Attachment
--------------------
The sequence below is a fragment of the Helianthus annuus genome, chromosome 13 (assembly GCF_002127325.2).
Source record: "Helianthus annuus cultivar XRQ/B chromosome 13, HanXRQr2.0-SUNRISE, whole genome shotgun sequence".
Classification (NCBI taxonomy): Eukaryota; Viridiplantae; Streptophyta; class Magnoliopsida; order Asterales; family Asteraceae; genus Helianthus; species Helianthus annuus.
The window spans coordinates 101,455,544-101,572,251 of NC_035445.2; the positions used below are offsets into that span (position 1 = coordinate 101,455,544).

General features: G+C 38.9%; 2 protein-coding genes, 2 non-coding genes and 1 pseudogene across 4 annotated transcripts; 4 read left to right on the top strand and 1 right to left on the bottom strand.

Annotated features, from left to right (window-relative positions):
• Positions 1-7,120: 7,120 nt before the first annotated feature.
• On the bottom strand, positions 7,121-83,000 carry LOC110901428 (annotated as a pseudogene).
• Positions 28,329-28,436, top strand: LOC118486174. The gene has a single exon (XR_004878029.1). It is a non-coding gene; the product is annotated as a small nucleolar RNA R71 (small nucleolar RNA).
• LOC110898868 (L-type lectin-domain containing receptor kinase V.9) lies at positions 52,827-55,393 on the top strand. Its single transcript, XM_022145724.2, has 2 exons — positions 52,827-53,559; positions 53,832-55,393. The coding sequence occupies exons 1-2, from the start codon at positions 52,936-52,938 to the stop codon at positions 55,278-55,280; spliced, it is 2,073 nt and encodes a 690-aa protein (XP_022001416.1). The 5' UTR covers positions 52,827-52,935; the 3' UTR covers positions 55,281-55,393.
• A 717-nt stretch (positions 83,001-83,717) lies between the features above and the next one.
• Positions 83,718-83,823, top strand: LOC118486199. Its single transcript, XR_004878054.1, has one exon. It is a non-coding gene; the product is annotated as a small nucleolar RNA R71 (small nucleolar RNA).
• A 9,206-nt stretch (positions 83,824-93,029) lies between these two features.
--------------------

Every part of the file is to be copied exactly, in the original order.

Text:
The sequence below is a fragment of the Helianthus annuus genome, chromosome 13 (assembly GCF_002127325.2).
Source record: "Helianthus annuus cultivar XRQ/B chromosome 13, HanXRQr2.0-SUNRISE, whole genome shotgun sequence".
Classification (NCBI taxonomy): Eukaryota; Viridiplantae; Streptophyta; class Magnoliopsida; order Asterales; family Asteraceae; genus Helianthus; species Helianthus annuus.
The window spans coordinates 101,455,544-101,572,251 of NC_035445.2; the positions used below are offsets into that span (position 1 = coordinate 101,455,544).

General features: G+C 38.9%; 2 protein-coding genes, 2 non-coding genes and 1 pseudogene across 4 annotated transcripts; 4 read left to right on the top strand and 1 right to left on the bottom strand.

Annotated features, from left to right (window-relative positions):
• Positions 1-7,120: 7,120 nt before the first annotated feature.
• On the bottom strand, positions 7,121-83,000 carry LOC110901428 (annotated as a pseudogene).
• Positions 28,329-28,436, top strand: LOC118486174. The gene has a single exon (XR_004878029.1). It is a non-coding gene; the product is annotated as a small nucleolar RNA R71 (small nucleolar RNA).
• LOC110898868 (L-type lectin-domain containing receptor kinase V.9) lies at positions 52,827-55,393 on the top strand. Its single transcript, XM_022145724.2, has 2 exons — positions 52,827-53,559; positions 53,832-55,393. The coding sequence occupies exons 1-2, from the start codon at positions 52,936-52,938 to the stop codon at positions 55,278-55,280; spliced, it is 2,073 nt and encodes a 690-aa protein (XP_022001416.1). The 5' UTR covers positions 52,827-52,935; the 3' UTR covers positions 55,281-55,393.
• A 717-nt stretch (positions 83,001-83,717) lies between the features above and the next one.
• Positions 83,718-83,823, top strand: LOC118486199. Its single transcript, XR_004878054.1, has one exon. It is a non-coding gene; the product is annotated as a small nucleolar RNA R71 (small nucleolar RNA).
• A 9,206-nt stretch (positions 83,824-93,029) lies between these two features.